Summon Power of Literary Greats in FIVE GHOSTS
What if you had the power to summon the cunning of Sherlock Holmes or the magical powers of Merlin? Think "Shazam", but instead of summoning the power of gods, you have literary legends at your disposal. This is Five Ghosts.
Newsarama recently spoke to Barbiere and Mooneyham about Five Ghosts, the lead protagonist Fabian Gray, the buzz surrounding it up to its re-release, the inspirations behind it, as well as where the story could go from here.
Newsarama: Frank, you might be considered as a relative unknown in the comic field, so tell us a little about yourself and your previous works.
Chris and I actually began working together almost four years ago on an independent property called “Endless West.” We did a lot of the book, but ultimately decided to move on when I came up with the concept for Five Ghosts. I was lucky enough to start working with Chris right when he got out of school (he went to The Kubert School). He's also worked on two issues of the indie horror book “Anathema” with Rachel Deering.
Nrama: So Frank, in a nutshell, how would you describe Five Ghosts and who exactly is Fabian Gray?
Nrama: Were you both excited/nervous about the amount of hype Five Ghosts has gotten as of late?
Barbiere: It's been very surreal. We've both worked so long off the public radar and it still feels the same on our end; we do the best work we can and keep moving forward. I've been thrilled to see a positive reception to our work, though, as it assures me we're doing something that resonates with an actual audience and can hopefully continue to build a readership. I think if people enjoyed issue one then they'll really enjoy what we have in store for them, especially as we further expand and build our series mythology.
Nrama: Frank, what were some inspirations in creating Fabian Gray and this world?
Barbiere: In many ways Five Ghosts is a love letter to a lot of the things I like. I was really excited to find a project that I could infuse my love of literature and story into; I feel like creators walk a fine liine when they start exploring “the literary” and I never wanted to seem pretentious or annoying. I was really happy with the concept and really let the story grow out of it. My primary concern was also having a complex lead character that readers would care about, and if initial response is accurate, it seems I have at least started to succeed!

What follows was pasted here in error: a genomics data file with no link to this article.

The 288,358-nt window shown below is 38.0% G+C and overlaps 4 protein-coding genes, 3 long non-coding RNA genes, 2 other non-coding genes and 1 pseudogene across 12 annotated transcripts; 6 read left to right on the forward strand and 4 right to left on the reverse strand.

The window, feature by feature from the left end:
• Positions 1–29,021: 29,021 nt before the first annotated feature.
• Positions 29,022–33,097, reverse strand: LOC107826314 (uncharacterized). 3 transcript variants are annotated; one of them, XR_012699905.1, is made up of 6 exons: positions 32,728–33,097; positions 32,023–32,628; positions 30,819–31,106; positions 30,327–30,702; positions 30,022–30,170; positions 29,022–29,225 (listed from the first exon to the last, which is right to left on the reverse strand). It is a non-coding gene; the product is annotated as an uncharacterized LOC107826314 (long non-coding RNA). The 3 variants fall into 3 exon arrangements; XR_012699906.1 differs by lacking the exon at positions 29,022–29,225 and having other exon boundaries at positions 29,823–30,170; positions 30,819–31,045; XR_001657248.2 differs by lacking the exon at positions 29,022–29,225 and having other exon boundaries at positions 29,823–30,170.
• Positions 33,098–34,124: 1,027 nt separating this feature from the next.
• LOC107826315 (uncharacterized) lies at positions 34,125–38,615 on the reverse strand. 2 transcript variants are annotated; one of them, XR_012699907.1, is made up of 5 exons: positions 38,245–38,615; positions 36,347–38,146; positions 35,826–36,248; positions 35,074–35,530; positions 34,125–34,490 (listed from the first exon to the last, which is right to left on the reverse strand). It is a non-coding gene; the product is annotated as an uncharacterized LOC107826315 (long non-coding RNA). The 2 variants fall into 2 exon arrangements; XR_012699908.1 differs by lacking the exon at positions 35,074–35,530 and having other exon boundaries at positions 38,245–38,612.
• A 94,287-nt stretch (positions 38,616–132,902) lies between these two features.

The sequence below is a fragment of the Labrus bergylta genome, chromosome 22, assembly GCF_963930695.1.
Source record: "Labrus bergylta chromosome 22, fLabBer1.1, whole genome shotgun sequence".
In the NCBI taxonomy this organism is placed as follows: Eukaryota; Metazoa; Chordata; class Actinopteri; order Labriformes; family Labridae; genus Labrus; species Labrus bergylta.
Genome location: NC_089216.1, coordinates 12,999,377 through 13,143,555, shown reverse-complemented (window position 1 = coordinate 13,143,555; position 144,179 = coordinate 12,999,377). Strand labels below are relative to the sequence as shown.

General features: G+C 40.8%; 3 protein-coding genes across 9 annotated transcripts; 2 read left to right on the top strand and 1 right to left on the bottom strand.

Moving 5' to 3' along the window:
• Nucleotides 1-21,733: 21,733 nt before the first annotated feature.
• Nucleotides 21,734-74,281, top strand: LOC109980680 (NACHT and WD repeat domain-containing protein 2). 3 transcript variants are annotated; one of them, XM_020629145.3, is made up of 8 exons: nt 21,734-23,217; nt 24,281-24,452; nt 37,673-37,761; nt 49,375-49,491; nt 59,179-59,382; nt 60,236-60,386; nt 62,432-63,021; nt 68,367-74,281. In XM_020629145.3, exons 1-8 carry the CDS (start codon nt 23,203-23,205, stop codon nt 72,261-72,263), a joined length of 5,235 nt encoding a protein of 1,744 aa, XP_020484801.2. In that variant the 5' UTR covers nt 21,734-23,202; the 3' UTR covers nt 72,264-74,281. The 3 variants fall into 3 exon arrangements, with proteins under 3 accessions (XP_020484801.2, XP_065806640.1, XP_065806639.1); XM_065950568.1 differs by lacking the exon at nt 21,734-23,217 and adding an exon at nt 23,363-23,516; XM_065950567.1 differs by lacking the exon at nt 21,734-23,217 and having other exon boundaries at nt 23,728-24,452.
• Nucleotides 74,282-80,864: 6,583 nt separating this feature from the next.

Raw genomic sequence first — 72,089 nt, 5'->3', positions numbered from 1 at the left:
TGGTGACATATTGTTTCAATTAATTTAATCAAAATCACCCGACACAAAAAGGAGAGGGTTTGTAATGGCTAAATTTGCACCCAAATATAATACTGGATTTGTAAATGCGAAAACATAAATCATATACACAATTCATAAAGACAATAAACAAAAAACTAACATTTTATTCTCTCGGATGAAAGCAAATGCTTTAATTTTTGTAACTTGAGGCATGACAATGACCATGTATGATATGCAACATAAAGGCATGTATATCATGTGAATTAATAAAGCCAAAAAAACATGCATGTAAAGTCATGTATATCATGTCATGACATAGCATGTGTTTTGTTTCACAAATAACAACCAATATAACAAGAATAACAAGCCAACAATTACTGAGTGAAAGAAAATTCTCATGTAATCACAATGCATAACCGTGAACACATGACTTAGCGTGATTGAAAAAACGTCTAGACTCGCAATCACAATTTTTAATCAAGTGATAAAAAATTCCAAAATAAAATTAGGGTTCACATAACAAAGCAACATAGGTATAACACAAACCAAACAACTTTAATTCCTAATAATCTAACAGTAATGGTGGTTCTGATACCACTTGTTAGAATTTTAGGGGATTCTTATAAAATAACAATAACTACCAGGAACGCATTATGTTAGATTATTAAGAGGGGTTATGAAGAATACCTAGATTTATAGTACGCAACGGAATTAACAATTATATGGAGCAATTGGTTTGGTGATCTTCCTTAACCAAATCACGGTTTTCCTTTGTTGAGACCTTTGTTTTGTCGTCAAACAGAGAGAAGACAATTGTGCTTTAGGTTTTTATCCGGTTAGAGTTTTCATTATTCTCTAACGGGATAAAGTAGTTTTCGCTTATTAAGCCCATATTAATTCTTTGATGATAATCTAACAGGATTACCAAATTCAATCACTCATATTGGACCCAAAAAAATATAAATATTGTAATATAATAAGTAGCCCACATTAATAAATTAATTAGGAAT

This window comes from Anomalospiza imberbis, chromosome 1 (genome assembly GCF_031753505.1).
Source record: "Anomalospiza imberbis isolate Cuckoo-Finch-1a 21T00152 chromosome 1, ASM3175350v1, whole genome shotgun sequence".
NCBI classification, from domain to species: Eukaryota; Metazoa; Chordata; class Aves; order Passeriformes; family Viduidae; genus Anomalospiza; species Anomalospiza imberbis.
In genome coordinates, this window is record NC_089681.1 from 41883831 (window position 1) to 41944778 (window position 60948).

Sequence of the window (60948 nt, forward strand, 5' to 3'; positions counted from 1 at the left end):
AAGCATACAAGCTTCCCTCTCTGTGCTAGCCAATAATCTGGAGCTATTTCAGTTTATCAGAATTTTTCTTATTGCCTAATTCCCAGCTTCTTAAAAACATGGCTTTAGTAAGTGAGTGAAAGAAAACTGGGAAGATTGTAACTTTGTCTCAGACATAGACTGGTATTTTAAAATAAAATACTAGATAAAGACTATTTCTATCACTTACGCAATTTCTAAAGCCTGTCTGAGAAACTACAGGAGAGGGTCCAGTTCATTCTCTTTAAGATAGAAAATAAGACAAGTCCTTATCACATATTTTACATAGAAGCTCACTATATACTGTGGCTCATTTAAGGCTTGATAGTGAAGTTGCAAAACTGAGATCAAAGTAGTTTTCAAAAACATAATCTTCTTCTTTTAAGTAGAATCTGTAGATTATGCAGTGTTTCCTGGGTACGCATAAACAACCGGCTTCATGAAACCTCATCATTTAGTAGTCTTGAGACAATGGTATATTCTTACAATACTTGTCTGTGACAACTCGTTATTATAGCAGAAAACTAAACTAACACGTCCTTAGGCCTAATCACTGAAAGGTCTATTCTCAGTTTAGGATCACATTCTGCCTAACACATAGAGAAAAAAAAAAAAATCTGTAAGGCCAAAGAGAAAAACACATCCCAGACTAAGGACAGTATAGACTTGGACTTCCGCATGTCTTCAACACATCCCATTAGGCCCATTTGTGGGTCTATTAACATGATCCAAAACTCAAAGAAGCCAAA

Mooneyham: I've been drawing my whole life... well, not my whole life, but for as long as I can remember. I was the kid who did poorly in school because I was always drawing on my homework or when I was supposed to be taking notes. However, I didn't start to really take it seriously until I realized I didn't want to be a hard working factory dude for the rest of my life, and enrolled in the Joe Kubert School (or The Kubert School, as I believe they're calling it now). Even then, I didn't start really taking art and comics seriously until my third and final year (which is also when I happened to make the acquaintance of a Mr. Frank J. Barbiere). From then on, it's been continuous study of "The Masters", like Joe Kubert, John Buscema, Gene Colan, Alex Toth, Mike Mignola, Frank Miller, Klaus Janson, John Romita Jr., and so many more that I can't even count them on fingers and toes. All of this, of course, is nothing without the proper foundation (not that I even have that, by any means).
To make a long story short, I like old stuff, and I'm happy it's starting to make a comeback (in both story and art), with the level of sophisticated storytelling that was missing from those days.
Nrama: Who came up with the designs and imagery for the characters, as well as the ghosts themselves, and the Spider God worshipers?
Barbiere: As far as design stuff, that's Chris's wheelhouse. Clearly I provide scripts with descriptions, but he's managed to come up with some wonderful and unique designs and visuals that really give our book a distinct style. We certainly discussed having a “pulp” feel about the book, but I think Chris's style naturally meshes with that period, so it's been smooth sailing and an organic development.
Barbiere: We'll explore the exact semantics of the ghosts and Fabian's possession in issue four. For now, I can at least say they are not necessarily the “actual” characters, but more of literary archetypes.
Nrama: Five Ghosts is only slated to be a five-issue mini-series, but how far would you like for it to go?
Barbiere: We've clearly laid the ground work for a fairly complex universe, so we're hoping we can continue as long as people will have us. I already have outlines for a second arc and I certainly know the “last” Five Ghosts story, so we're definitely inspired to keep things moving. I'm excited at seeing all the “seeds” that people are already catching—even in the first issue we've hinted at bigger pictures and a macro story. The first five issues do certainly tell a complete yarn, however, but it really leaves us open to further explore the universe.
Nrama: What are you hoping readers take away from Five Ghosts?
Barbiere: Honestly, I just hope people enjoy reading our work as much as we enjoy making it! I'm a huge comics fan and just adore the medium; to be able to participate in it is really a gift and continues to drive and inspire me to tell meaningful, fun, and original stories. Hopefully we can manage to create excitement in our readers and tell them a story that they care about.